Antibodies and reagents
The monoclonal anti-fibronectin (FN) antibody FN9-1 (directed against the amino-terminal I1–5 domains) was obtained from Lonza (Basel, Switzerland). Other monoclonal anti-FN antibodies (IST-2, IST-7, IST-10, and 1C9) were from Sirius Biotech (Genoa, Italia). The polyclonal anti-KLK12 antibody (AF3095), the NorthernLights-493 conjugated donkey polyclonal anti-sheep IgG (NL012), and the phycoerythrin conjugated monoclonal anti-PECAM/CD31 antibody (FAB3567P) were purchased from R&D Systems Europe (Lille, France). Alexa Fluor®-488-conjugated anti-mouse IgG was purchased from Invitrogen (Courtaboeuf, France), and Hoechst compound 33342 was purchased from Interchim (Montluçon, France). The rabbit isotype control was obtained from Cell Signaling (Leiden, Netherlands). Fluorescence resonance energy transfer (FRET) substrate peptides were synthesized by GeneCust (Dudelange, Luxemburg). Purified human matrix proteins were obtained from Abcam (Paris, France) for laminin-5 (Lam-5) and from BD™ Bioscience (Le Pont de Claix, France) for plasma FN and collagen IV (coll-IV). Cellular FN (cFN) and EDB-FN (FN-EDB) were purchased from Sirius Biotech (Genoa, Italia). Tenascin-C (Tn-C) was a kind gift from R. Chiquet-Ehrismann, and was produced and purified as previously described (29). NuPage Novex 4–12% Bis-Tris gel, the Coomassie blue staining kit and Silverquest staining reagents were obtained from Invitrogen. Polyclonal antibodies were raised against the KLK12 proteolytic cleavage site on FN (pAbFN-KLK12) by immunizing rabbits with KLH-C-SGSGPFTDVRAAVYQ. The antibodies were purified from sera by affinity chromatography (Biotem, France), using the immunizing peptide immobilized on a SulfoLink Resin column (ThermoFisher, France).
Cells and culture conditions
Human lung blood microvascular ECs (HBMVEC-LBl: tissue acquisition number: 17888; batch number: 123873) were supplied by Lonza. These cells were cultured at 37 °C and 5% CO2 in Endothelial Cell Growth Medium 2 containing 5% fetal bovine serum (FBS) and bovine brain extract, human epidermal growth factor, hydrocortisone, gentamicin, amphotericin-B, VEGF, hFGF-B, insulin-like growth factor-1, and ascorbic acid (EGM-MV Bulletkit, Lonza), according to the manufacturer’s instructions. Human lung primary fibroblasts (CCD16-Lu) were obtained from the American Type Culture Collection (LGC Standards Sarl, Molsheim, France) and were cultured in Eagle’s Minimum Essential Medium supplemented with 10% FBS. Unless otherwise specified, all cell treatments were performed in basal medium, and cells were grown for a maximum of seven passages.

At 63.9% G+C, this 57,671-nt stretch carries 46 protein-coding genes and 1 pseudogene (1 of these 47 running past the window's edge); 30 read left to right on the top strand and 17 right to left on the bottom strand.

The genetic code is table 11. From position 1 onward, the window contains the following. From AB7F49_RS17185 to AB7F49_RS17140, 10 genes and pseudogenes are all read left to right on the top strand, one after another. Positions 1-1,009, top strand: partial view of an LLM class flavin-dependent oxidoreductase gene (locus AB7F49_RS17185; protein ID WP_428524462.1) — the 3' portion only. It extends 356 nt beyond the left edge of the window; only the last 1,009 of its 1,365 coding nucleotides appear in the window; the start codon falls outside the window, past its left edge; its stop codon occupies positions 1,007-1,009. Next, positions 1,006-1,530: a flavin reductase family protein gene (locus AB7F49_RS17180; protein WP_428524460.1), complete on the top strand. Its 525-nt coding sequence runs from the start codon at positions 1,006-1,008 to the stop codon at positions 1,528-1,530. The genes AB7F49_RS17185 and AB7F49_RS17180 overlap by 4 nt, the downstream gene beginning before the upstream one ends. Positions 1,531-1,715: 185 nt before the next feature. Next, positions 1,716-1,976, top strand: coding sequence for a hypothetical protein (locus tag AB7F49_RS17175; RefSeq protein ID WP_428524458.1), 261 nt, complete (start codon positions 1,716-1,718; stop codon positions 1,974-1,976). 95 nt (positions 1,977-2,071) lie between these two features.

Pro-KLK12 was activated according to the manufacturer’s instructions; the enzyme was diluted in activation buffer (100 mM Tris, 150 mM NaCl, 10 mM CaCl2, 0.05% (w/v) Brij35, pH 8.0) and then incubated at 37 °C for 24 h. The KLK12 active site was titrated with plasmin-titrated tissue factor pathway inhibitor 2 (TFPI2), which behaves as a pseudo-irreversible inhibitor of both plasmin and KLK12 (data not shown). KLK12 activity assays and titrations were carried out in activity buffer (TCNB buffer: 100 mM Tris, 150 mM NaCl, 10 mM CaCl2, 0.05% (w/v) Brij35, pH 7.5), using a Boc-VPR-AMC substrate (R&D Systems Europe). Assay buffer alone was used as a negative control for all experiments.
Digestion of matrix proteins by KLK12
Matrix proteins (TN-C, Lam-5, coll-IV, FN, cFN, and FN-EDB) were diluted in TCNB buffer and co-incubated with active KLK12 at 37 °C. The concentrations of matrix proteins and KLK12, the enzyme:substrate (E:S) ratio and the incubation time are specified in the figure legends. As controls, matrix protein and KLK12 were incubated alone under the same conditions. In control experiments, different protease inhibitors have been used: the cysteine protease inhibitor E-64 (100 µM), the metalloprotease inhibitor Ethylenediaminetetraacetic acid (EDTA, 0.5 mM), the serine protease inhibitor Phenylmethylsulfonyl fluoride (PMSF, 0.5 mM). After incubation, digestion was stopped by adding SDS-PAGE loading buffer, and proteolysis fragments were separated by SDS-PAGE on a NuPage Novex 4–12% Bis-Tris gel under reducing conditions. Migration was performed in MOPS buffer (MOPS 5 mM; Tris 5 mM; EDTA 0.1 mM; SDS 0.01% w/v). Gels were stained with Coomassie Blue or used for Western blots. For Western blots, proteins were transferred onto a polyvinylidene difluoride membrane using Tris/Glycine/SDS liquid transfer (Tris 25 mM; Glycine 192 mM; SDS 0.1% w/v). After transfer and before immunoblotting, membranes were saturated with TBS-T (137 mM sodium chloride, 20 mM Tris, 0.1% Tween-20, buffered at pH 7.6) containing 5% skimmed milk. After immunoblotting, the protein of interest was revealed by chemoluminescence.